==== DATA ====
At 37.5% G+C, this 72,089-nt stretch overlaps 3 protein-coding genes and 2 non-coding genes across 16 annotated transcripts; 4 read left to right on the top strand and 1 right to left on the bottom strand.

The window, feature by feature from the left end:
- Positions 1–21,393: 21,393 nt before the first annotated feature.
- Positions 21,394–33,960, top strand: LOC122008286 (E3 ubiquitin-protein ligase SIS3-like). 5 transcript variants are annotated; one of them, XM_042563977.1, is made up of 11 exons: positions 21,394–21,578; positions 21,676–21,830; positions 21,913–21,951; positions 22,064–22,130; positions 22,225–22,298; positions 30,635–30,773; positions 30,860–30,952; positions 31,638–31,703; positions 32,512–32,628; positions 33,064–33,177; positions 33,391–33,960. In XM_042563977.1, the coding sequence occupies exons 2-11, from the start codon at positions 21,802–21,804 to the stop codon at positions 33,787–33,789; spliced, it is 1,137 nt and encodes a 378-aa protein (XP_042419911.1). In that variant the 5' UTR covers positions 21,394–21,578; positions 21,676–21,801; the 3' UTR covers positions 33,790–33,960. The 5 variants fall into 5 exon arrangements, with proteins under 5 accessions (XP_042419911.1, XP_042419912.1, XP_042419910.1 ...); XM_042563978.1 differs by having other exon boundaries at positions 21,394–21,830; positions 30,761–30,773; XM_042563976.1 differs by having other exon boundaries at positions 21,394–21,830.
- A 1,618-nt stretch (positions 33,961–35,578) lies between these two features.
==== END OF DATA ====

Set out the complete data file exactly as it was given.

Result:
At 37.5% G+C, this 72,089-nt stretch overlaps 3 protein-coding genes and 2 non-coding genes across 16 annotated transcripts; 4 read left to right on the top strand and 1 right to left on the bottom strand.

The window, feature by feature from the left end:
- Positions 1–21,393: 21,393 nt before the first annotated feature.
- Positions 21,394–33,960, top strand: LOC122008286 (E3 ubiquitin-protein ligase SIS3-like). 5 transcript variants are annotated; one of them, XM_042563977.1, is made up of 11 exons: positions 21,394–21,578; positions 21,676–21,830; positions 21,913–21,951; positions 22,064–22,130; positions 22,225–22,298; positions 30,635–30,773; positions 30,860–30,952; positions 31,638–31,703; positions 32,512–32,628; positions 33,064–33,177; positions 33,391–33,960. In XM_042563977.1, the coding sequence occupies exons 2-11, from the start codon at positions 21,802–21,804 to the stop codon at positions 33,787–33,789; spliced, it is 1,137 nt and encodes a 378-aa protein (XP_042419911.1). In that variant the 5' UTR covers positions 21,394–21,578; positions 21,676–21,801; the 3' UTR covers positions 33,790–33,960. The 5 variants fall into 5 exon arrangements, with proteins under 5 accessions (XP_042419911.1, XP_042419912.1, XP_042419910.1 ...); XM_042563978.1 differs by having other exon boundaries at positions 21,394–21,830; positions 30,761–30,773; XM_042563976.1 differs by having other exon boundaries at positions 21,394–21,830.
- A 1,618-nt stretch (positions 33,961–35,578) lies between these two features.